Category Archives: Fasteners and Alloys

Engine Fasteners: An In-Depth Look at What Keeps Your Car Together

From Hot Rod, author: Marlan Davis October 11, 2019 Read Original Article >

Part 1: A Fastener-Ating Look At The Bolts And Studs That Hold Your Engine Together—We’d Really Be Screwed Without Them!

Bolts, nuts, and washers: They’re what keeps your engine, drivetrain, chassis—heck, the entire car—together. Fasteners are the linchpin for a successful build—but how much attention do you really pay to them? Sure, we want our nuts and bolts to look pretty and not rust, but they’re much more than just another pretty face! Failure of a single critical engine or chassis fastener can cost you tens of thousands of bucks, due to a destroyed engine, or even an entire car. Yet with proper selection and installation practices, you can virtually eliminate fastener failure. Over the next few months, we’re going to take a granular look at today’s fastener technology with the help of Chris Raschke and the Automotive Racing Products (ARP) crew. Unless you’ve been living in a cave the last 20 years, you know that the good folks at ARP have risen to become the dominant force in supplying bulletproof fasteners for just about every hot rod and motorsport application. In this installment, we’ll look at fasteners retained primarily in tension, concentrating on those used to hold your engine together. What are their unique materials and characteristics, how are they made, and how do you properly install them?  Go to Original Article >

CUSTOM BOLTS AND FASTENERS FOR ENGINE MANUFACTURING

Time to fight corrosion for the environment’s sake

By Nimeka de Silva and Patrik Lundström Törnquist – November 24,2019 See original article >

The global cost of corrosion exceeds US$2.5 trillion annually, or three percent of global GDP. Moreover, the environmental consequences are enormous. Innovative premium high-strength and high-performance stainless steel fasteners offer significant benefits – from product and asset infrastructure maintenance to total lifecycle costs – in many global industry sectors.

Metallic corrosion is the result of electro-chemical interaction between a metal and substances present within its operating environment. Corrosion results in degradation of that material, to the point where it is no longer mechanically or structurally fit for purpose. Corrosion presents a formidable global challenge. It affects many everyday products and almost all infrastructure – through increased maintenance, shorter product lifecycles, end-of-life management and generally the overall utilization of more resources over a product’s lifetime.

The economic and environmental impact is significant, and it is high time to place the fight against corrosion in a proper sustainability context.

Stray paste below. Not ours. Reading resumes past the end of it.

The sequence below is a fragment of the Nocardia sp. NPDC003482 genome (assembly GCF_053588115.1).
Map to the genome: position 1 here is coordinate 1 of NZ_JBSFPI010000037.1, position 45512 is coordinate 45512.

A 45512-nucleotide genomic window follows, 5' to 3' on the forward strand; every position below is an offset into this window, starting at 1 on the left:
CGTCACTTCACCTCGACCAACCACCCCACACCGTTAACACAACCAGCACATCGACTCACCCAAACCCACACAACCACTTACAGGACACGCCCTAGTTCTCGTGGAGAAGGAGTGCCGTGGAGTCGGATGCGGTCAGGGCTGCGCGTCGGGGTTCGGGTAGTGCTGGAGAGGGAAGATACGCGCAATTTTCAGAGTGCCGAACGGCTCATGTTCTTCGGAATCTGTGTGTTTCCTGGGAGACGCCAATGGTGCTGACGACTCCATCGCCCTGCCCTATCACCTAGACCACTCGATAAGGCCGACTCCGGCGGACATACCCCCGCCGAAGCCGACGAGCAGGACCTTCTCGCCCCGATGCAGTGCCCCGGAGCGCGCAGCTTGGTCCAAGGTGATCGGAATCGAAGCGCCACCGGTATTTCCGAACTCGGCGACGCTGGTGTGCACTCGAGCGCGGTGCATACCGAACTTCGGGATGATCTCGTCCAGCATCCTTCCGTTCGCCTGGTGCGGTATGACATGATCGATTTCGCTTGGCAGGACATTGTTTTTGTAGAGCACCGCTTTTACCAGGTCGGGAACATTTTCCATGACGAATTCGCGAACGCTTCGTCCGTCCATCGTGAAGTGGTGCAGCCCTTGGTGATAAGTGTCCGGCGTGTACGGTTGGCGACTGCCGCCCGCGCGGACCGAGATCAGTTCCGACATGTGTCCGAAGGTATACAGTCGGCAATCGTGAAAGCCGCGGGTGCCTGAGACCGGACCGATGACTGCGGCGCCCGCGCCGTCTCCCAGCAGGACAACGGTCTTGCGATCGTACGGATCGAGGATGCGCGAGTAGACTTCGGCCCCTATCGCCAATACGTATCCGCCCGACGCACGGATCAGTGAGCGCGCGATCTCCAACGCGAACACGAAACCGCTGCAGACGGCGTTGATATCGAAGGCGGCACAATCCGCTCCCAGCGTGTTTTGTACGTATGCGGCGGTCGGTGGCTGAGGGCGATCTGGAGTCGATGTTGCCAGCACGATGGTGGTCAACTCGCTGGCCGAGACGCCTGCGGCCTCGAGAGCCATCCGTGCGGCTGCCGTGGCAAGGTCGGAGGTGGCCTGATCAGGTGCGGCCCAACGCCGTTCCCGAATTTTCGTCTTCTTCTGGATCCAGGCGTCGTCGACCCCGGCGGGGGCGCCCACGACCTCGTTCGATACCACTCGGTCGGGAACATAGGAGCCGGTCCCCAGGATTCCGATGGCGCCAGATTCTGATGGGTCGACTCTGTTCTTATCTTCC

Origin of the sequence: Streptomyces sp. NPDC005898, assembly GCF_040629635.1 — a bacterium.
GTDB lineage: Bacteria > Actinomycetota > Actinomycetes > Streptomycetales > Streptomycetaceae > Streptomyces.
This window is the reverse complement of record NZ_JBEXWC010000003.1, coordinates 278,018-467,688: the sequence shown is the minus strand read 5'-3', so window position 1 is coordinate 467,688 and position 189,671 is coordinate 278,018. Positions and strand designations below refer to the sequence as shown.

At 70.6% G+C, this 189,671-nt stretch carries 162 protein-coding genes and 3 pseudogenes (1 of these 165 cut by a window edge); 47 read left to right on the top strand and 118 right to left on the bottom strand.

The International Measures of Prevention, Application and Economics of Corrosion Technology (IMPACT) study by NACE estimates the global cost of corrosion to be US$ 2.5 trillion annually – equivalent to around three per cent of global GDP in 2018. However, it also estimates that existing corrosion control practices could save 15-35 percent of the cost of corrosion, equating to between US$ 375 and US$ 875 billion globally each year (NACE International, 2016).

Corrosion impacts heavily on the environment

The consequences of corrosion-related impacts on the environment are not included in this study but are increasingly important. In response to greater interest in issues related to environmental impact and sustainability, engineers are ever more encouraged to design products and infrastructure that can minimize negative environmental and societal impact. Sustainability in design, optimizing a product’s lifecycle, minimizing maintenance requirements and end-of-life upcycling/recycling for example are all becoming an important part of product performance, quality and overall cost.

In future, it is very likely that we will see even more burden placed on product manufacturers and asset infrastructure owners towards end-of-life management, so making early considerations in the design and planning stage will become a more crucial aspect of engineering. Life Cycle Assessments (LCAs) are becoming ever more important for any product or project from both a customer and regulator perspective.

More robust and cost-effective fastener solutions

Stainless steel fasteners have long been used in corrosive environments, such as within the oil & gas industry, chemical processing, marine and coastal applications. In recent years, stainless steel materials, predominantly austenitic grades A2 (304) and A4 (316), have become more readily available, largely due to low-cost high-volume Asian manufacturers.

However, interest in premium stainless steel and high-grade alloy fasteners has really taken off. Within the correct application, they offer improved product performance, reduced maintenance and can help to maximize the product lifecycle. Considering total lifecycle costs can help to deliver significant cost efficiencies over the lifespan of a product, rather than an approach focusing purely on the initial upfront cost.

Particularly in more technical industries where performance, safety and reliability are all critical factors, engineers are now starting to give more consideration to an ever-increasing range of fastener products and material options available to them, in an attempt to design more robust and long-term cost-effective products and infrastructure.